Lab Management University (LMU) is not an ivy-covered hall of learning, yet the impact it has on its graduates is profound all the same. The brainchild of the American Society for Clinical Pathology (ASCP) and the American Pathology Foundation (APF), LMU is a year-old online certificate program for laboratory professionals, pathology residents and pathologists interested in honing management and lab administration skills.
"When I was a resident coming through training, I felt an acute lack of exposure to -- or opportunity to develop skills in -- leading and managing a laboratory," explained Lewis Hassell, MD, of University of Oklahoma Health Sciences Center. Hassell, a member of ASCP and a past board member of APF, was part of the effort to create LMU, a collaborative initiative of the two medical societies.
"We spent a lot of time in the planning stages defining the learning gaps and we realized that residents coming out of training, for example, have very little management expertise coming into practice. That was our initial 'target audience,'" said Hassell.
But that was just the beginning. Next the founders realized there was also a big gap on the more technical side of the lab. "There was no good ramp-up to skilled development among future laboratory managers and directors," said Hassell. "And as we face this age demographic with so many lab people already on the retirement cliff, we realized a lack of well-prepared, emerging lab managers could be catastrophic for the field."
The third group identified as potential enrollees in the program is comprised of new-in-practice pathologists -- "the people who see the writing on the wall and know they will be pulled into management and are gasping, 'Oh no!' as this approaching wampus draws closer," said Hassell. "These are the people concerned that they don't know how to use the proper tools, or even know what the tools for management are."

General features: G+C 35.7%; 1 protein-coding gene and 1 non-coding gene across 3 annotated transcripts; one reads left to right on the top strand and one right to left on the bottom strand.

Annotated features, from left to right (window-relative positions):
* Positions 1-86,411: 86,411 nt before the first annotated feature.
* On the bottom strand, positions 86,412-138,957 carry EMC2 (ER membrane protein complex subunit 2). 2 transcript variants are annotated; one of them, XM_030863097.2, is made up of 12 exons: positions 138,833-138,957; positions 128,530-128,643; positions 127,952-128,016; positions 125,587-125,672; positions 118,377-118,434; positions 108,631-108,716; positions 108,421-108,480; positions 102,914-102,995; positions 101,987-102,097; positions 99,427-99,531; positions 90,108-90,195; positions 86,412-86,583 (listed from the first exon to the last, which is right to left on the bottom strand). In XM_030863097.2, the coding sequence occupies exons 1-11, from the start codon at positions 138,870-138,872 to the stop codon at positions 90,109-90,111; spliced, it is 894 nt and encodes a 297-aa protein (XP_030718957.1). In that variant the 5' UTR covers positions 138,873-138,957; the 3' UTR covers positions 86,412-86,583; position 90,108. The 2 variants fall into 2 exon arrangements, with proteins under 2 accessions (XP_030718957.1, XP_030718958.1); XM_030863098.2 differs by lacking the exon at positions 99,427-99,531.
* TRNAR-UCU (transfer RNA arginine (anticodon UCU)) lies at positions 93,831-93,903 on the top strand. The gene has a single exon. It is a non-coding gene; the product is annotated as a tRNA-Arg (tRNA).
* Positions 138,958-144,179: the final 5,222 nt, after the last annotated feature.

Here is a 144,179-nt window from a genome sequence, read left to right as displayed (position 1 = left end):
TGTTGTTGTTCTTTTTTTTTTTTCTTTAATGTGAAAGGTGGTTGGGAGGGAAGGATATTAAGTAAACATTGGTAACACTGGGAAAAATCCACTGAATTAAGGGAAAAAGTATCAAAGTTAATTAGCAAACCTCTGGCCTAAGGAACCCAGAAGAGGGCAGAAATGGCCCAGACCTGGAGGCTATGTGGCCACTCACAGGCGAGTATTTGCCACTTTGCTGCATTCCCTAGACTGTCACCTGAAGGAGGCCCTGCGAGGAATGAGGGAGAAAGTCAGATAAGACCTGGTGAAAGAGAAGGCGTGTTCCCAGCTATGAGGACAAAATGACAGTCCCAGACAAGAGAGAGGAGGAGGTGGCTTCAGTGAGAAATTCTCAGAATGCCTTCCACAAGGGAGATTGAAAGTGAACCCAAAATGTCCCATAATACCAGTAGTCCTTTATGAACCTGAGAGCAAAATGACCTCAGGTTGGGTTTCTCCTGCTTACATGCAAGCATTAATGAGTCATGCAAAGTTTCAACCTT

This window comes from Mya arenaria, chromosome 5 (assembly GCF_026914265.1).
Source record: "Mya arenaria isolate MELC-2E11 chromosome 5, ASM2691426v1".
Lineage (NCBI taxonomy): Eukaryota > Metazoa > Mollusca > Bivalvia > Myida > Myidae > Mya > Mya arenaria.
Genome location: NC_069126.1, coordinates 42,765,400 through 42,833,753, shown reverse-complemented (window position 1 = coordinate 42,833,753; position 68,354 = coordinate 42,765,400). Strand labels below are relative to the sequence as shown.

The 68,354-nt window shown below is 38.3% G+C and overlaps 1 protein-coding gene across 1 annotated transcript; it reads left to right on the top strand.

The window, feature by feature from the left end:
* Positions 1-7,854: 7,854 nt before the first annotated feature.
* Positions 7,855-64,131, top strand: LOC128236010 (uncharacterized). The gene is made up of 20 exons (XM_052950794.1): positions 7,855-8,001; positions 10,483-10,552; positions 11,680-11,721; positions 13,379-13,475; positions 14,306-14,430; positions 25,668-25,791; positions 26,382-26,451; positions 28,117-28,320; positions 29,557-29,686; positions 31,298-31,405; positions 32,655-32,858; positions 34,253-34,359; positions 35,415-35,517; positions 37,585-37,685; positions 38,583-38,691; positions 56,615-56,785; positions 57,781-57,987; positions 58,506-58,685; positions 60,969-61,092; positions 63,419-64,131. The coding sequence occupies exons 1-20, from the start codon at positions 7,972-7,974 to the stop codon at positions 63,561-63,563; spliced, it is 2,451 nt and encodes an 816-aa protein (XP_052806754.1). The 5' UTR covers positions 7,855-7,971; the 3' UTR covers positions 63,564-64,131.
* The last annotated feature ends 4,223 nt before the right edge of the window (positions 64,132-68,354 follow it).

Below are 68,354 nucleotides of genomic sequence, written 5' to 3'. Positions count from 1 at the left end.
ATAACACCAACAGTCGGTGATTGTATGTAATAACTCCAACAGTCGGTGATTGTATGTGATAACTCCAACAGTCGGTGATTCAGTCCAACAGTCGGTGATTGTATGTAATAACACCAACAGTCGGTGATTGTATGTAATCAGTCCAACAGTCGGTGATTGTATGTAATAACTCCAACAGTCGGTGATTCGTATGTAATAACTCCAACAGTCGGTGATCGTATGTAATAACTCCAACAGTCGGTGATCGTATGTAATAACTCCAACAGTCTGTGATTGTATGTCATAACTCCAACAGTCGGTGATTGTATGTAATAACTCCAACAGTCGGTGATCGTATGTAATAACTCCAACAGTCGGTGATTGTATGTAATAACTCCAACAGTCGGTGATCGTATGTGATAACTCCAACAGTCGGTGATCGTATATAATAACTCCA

With prospective students in their collective minds' eye, the LMU committee put together a core curriculum of 25 courses spread through the six key areas of competency: leadership, personnel management, operations, financial management, informatics and compliance. The coursework can be completed entirely online, and students can do it at their own paces.
"It is designed to be a blended learning experience with courses offered online, but live events available that people can attend if they are able," explained Hassell.
The fee has been set at $499 for ASCP and APF members, $599 for non-members, with discount opportunities for group enrollments. At the end of it all, graduates receive a certificate of completion.
Create a Strategic Plan
Tonya Morgan, MT (ASCP), SHCMP, lab manager at CARTI Lab, a hematology oncology lab in Little Rock, Ark., was one of the earliest graduates of the LMU experience. "I was attracted by the diversity of the coursework -- it captured the whole management picture in the six areas. And these are areas that simply are not taught in most med tech schools. You usually have to learn these things in the school of hard knocks."
Morgan said despite her 19 years of experience in a lab, there was still a lot of management knowledge she was lacking. "I knew these courses could open up a whole new way of thinking for me," she said.
Morgan was spot-on. She said she learned first and foremost to create a strategic plan for the lab -- something she had never known how to do before. "I put together goals around what I want to accomplish in the lab in the next year, and so far we are reaching all the milestones," she said.